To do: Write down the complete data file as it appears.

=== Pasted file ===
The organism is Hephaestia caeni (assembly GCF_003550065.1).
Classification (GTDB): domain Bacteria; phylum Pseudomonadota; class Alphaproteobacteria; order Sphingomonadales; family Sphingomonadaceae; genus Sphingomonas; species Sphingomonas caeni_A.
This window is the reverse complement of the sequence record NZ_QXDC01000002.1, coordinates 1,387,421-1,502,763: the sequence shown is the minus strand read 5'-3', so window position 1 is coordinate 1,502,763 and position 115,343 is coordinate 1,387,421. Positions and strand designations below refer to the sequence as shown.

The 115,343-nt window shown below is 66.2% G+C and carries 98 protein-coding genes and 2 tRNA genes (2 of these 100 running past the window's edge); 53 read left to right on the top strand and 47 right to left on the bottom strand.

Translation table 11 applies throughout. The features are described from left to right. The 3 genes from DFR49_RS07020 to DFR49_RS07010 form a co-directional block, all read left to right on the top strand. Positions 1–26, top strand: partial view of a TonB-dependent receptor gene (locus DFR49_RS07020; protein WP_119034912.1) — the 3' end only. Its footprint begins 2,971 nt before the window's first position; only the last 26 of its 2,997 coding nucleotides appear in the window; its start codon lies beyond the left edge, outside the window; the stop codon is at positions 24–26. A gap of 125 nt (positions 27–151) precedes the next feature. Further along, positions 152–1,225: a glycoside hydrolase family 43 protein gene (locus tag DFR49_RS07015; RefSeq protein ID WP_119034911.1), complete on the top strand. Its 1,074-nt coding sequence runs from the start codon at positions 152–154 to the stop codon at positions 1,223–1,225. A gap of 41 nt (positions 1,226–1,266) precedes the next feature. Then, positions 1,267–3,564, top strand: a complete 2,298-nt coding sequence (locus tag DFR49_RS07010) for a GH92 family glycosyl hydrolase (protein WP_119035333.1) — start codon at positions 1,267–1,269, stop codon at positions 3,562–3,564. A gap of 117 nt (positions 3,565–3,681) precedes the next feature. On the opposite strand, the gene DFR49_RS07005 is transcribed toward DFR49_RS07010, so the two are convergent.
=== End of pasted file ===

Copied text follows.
The organism is Hephaestia caeni (assembly GCF_003550065.1).
Classification (GTDB): domain Bacteria; phylum Pseudomonadota; class Alphaproteobacteria; order Sphingomonadales; family Sphingomonadaceae; genus Sphingomonas; species Sphingomonas caeni_A.
This window is the reverse complement of the sequence record NZ_QXDC01000002.1, coordinates 1,387,421-1,502,763: the sequence shown is the minus strand read 5'-3', so window position 1 is coordinate 1,502,763 and position 115,343 is coordinate 1,387,421. Positions and strand designations below refer to the sequence as shown.

The 115,343-nt window shown below is 66.2% G+C and carries 98 protein-coding genes and 2 tRNA genes (2 of these 100 running past the window's edge); 53 read left to right on the top strand and 47 right to left on the bottom strand.

Translation table 11 applies throughout. The features are described from left to right. The 3 genes from DFR49_RS07020 to DFR49_RS07010 form a co-directional block, all read left to right on the top strand. Positions 1–26, top strand: partial view of a TonB-dependent receptor gene (locus DFR49_RS07020; protein WP_119034912.1) — the 3' end only. Its footprint begins 2,971 nt before the window's first position; only the last 26 of its 2,997 coding nucleotides appear in the window; its start codon lies beyond the left edge, outside the window; the stop codon is at positions 24–26. A gap of 125 nt (positions 27–151) precedes the next feature. Further along, positions 152–1,225: a glycoside hydrolase family 43 protein gene (locus tag DFR49_RS07015; RefSeq protein ID WP_119034911.1), complete on the top strand. Its 1,074-nt coding sequence runs from the start codon at positions 152–154 to the stop codon at positions 1,223–1,225. A gap of 41 nt (positions 1,226–1,266) precedes the next feature. Then, positions 1,267–3,564, top strand: a complete 2,298-nt coding sequence (locus tag DFR49_RS07010) for a GH92 family glycosyl hydrolase (protein WP_119035333.1) — start codon at positions 1,267–1,269, stop codon at positions 3,562–3,564. A gap of 117 nt (positions 3,565–3,681) precedes the next feature. On the opposite strand, the gene DFR49_RS07005 is transcribed toward DFR49_RS07010, so the two are convergent.